The seven themes identified by this review shed light on the gaps, barriers, and facilitators of current contraceptive service provision to those who are incarcerated. Key issues identified were: 1. the clear need for contraceptive services to be provided to those who are incarcerated, 2. lack of clear standards and policy pertaining to contraception, as well as sexual and reproductive health in general, 3. justice agency personnel and health care provider education and training needs, including bias recognition, 4. patient knowledge about and desire for contraception during and after incarceration and the concerns about the care they receive, 5. potential funding sources that justice agencies and health care providers can utilize to help finance contraceptive care in addition to the medical care already being provided, and 6. several policy recommendations that could address the issues of and improve the current state of contraceptive care provision.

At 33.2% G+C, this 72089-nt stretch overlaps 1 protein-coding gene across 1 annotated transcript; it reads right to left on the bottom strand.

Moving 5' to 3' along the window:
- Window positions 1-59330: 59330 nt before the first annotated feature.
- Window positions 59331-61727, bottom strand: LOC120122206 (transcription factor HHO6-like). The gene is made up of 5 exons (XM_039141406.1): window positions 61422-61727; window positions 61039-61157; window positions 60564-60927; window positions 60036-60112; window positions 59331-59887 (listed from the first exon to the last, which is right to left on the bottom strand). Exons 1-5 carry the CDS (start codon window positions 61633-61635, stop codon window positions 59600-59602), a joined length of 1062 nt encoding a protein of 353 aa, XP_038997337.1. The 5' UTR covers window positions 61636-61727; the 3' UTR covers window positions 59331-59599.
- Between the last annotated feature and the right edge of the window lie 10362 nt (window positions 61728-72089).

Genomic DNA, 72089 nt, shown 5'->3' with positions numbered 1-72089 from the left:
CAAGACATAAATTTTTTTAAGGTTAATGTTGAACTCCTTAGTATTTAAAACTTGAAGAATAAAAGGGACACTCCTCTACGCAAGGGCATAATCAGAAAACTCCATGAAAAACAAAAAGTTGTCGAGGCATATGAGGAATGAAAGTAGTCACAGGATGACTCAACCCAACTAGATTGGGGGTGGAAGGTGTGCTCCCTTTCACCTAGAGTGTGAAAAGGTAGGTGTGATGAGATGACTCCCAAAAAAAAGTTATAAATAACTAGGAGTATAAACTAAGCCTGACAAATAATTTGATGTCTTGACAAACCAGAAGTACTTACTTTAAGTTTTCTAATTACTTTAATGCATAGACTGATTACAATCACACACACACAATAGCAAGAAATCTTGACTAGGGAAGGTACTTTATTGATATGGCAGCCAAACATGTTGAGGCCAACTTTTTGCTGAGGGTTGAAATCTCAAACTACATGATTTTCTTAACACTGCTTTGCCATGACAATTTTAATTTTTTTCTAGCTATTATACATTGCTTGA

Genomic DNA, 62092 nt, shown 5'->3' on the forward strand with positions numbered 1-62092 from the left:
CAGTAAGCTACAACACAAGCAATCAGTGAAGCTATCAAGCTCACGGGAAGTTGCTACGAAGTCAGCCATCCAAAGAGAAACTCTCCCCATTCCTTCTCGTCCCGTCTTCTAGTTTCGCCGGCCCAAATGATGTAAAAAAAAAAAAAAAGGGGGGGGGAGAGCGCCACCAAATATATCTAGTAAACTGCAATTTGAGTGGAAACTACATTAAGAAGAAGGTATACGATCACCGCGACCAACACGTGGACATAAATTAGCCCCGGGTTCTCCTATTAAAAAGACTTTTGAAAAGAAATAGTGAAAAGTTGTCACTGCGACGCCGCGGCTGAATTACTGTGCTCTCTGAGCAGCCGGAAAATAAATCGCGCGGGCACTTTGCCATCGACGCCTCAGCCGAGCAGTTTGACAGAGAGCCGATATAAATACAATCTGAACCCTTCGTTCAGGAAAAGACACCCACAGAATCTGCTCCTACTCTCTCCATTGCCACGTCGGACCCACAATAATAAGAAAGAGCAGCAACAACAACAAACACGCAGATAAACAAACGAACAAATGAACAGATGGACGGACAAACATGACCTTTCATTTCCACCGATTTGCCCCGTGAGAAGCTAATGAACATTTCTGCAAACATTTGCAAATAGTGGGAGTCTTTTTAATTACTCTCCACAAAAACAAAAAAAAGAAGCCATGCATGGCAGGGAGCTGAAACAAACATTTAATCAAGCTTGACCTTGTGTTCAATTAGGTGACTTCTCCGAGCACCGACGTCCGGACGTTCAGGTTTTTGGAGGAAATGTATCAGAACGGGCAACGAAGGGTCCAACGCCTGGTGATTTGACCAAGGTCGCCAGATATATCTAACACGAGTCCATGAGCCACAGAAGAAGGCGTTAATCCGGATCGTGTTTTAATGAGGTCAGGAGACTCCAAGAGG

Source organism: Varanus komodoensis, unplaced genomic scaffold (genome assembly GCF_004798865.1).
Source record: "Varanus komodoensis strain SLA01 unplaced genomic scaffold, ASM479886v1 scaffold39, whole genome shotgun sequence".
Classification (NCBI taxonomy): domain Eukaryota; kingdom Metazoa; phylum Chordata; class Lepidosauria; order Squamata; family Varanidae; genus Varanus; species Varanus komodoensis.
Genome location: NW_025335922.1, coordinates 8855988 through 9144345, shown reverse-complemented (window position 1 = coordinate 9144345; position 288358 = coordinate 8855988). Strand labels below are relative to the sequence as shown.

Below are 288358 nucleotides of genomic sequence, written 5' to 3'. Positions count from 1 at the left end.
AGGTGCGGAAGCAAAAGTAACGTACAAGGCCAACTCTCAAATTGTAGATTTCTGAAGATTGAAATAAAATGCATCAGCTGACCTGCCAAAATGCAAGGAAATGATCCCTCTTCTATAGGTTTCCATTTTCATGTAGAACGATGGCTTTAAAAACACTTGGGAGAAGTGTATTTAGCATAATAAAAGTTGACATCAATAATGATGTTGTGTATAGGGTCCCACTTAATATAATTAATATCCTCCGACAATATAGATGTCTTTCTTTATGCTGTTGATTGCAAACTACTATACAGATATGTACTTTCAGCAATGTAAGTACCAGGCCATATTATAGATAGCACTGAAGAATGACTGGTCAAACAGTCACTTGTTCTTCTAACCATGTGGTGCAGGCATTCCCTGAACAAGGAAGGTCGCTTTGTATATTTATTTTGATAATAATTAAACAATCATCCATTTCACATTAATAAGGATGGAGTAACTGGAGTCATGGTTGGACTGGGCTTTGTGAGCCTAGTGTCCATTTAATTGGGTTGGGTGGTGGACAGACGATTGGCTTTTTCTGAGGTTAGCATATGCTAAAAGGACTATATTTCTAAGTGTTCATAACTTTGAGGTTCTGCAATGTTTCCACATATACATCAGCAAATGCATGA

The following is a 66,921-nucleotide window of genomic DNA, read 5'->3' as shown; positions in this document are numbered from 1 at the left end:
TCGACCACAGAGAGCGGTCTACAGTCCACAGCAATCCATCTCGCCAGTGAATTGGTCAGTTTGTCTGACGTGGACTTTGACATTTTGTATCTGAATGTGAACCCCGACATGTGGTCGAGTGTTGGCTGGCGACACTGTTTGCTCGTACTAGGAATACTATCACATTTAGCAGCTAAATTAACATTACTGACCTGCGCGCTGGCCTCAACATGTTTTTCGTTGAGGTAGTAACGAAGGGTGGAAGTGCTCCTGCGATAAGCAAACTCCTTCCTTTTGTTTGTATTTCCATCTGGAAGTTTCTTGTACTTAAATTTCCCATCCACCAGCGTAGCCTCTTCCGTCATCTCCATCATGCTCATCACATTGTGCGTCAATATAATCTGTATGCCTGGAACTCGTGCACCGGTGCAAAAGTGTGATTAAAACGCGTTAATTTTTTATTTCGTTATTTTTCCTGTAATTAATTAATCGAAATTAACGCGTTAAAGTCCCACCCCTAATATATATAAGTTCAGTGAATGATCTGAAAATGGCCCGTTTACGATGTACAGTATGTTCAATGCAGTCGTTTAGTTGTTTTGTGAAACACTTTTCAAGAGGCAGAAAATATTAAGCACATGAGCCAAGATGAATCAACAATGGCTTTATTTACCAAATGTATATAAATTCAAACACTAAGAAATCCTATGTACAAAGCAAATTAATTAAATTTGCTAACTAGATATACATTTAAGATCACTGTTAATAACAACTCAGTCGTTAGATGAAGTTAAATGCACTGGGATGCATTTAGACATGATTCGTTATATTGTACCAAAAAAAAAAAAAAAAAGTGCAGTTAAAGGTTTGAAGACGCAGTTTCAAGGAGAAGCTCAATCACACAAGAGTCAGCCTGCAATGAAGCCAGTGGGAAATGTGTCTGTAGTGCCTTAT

Our findings accomplished two important goals of NIRN’s Exploration phase. First, the compiled evidence in this systematic review identifies a clear need for change regarding policies and practices pertaining to contraceptive care service provision to incarcerated women in the United States. For example, 20 studies found policy deficiencies within carceral facilities across the United States that were outdated and not in line current best practices or no official or formal policy pertaining to contraceptive care during incarceration. Additionally, 12 studies identified a hesitancy or reluctance to provide care due to lack of staff education and knowledge pertaining to contraception. Lastly, 32 studies identified a need for contraceptive care services to be provided during incarceration, preparation for release, and to connect individuals to services post-release. These are the most glaring issues identified in the literature by the systematic review though other issues were present.